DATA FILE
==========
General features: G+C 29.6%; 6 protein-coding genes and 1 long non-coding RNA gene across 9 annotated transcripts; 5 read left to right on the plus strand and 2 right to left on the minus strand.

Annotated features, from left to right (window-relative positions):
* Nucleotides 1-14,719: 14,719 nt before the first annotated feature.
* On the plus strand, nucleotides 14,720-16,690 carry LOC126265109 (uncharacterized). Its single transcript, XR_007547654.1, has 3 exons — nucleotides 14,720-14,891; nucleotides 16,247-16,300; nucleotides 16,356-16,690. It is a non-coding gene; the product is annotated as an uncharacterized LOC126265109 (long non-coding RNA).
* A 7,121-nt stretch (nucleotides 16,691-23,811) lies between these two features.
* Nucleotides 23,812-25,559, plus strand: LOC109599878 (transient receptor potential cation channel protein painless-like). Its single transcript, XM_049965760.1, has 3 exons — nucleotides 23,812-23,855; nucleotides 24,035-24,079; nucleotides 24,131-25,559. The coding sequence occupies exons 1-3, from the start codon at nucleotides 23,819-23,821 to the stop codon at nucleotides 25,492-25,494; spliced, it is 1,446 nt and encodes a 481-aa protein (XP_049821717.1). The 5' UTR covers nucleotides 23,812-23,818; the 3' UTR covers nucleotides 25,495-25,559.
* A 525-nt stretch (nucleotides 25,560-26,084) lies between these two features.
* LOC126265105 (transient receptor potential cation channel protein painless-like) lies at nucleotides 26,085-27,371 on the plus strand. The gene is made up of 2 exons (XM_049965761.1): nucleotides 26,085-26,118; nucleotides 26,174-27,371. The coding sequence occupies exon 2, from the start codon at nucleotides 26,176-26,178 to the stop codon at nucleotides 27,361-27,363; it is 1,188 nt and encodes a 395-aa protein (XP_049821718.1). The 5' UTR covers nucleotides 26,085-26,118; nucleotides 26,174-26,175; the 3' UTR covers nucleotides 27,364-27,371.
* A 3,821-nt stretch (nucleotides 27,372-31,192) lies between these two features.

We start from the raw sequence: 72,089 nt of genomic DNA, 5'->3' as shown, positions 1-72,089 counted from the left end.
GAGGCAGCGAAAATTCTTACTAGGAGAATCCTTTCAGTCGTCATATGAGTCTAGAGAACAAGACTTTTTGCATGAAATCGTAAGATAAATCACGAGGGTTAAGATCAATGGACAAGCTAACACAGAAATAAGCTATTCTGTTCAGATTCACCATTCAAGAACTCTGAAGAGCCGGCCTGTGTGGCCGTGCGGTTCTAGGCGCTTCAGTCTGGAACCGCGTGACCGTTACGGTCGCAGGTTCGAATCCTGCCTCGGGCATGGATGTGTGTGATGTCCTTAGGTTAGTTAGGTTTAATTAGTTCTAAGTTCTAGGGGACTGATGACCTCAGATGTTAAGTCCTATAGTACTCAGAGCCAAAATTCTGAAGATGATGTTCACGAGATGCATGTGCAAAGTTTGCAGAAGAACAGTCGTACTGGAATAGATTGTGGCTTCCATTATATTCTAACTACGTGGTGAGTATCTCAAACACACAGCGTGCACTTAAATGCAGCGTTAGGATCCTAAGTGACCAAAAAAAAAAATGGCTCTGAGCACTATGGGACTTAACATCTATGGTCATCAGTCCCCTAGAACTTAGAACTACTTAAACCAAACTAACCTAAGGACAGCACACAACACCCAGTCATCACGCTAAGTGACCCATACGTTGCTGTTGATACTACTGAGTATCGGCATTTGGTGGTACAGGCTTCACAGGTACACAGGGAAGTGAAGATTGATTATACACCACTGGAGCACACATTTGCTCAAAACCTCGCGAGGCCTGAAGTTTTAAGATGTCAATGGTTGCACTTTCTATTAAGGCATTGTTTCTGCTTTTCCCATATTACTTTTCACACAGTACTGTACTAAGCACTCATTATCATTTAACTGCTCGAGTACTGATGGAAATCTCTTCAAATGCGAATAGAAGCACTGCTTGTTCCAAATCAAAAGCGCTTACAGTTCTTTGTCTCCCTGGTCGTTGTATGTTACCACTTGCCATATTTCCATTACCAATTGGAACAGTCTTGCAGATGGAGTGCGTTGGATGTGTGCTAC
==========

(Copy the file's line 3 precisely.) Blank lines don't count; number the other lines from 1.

* Nucleotides 1-14,719: 14,719 nt before the first annotated feature.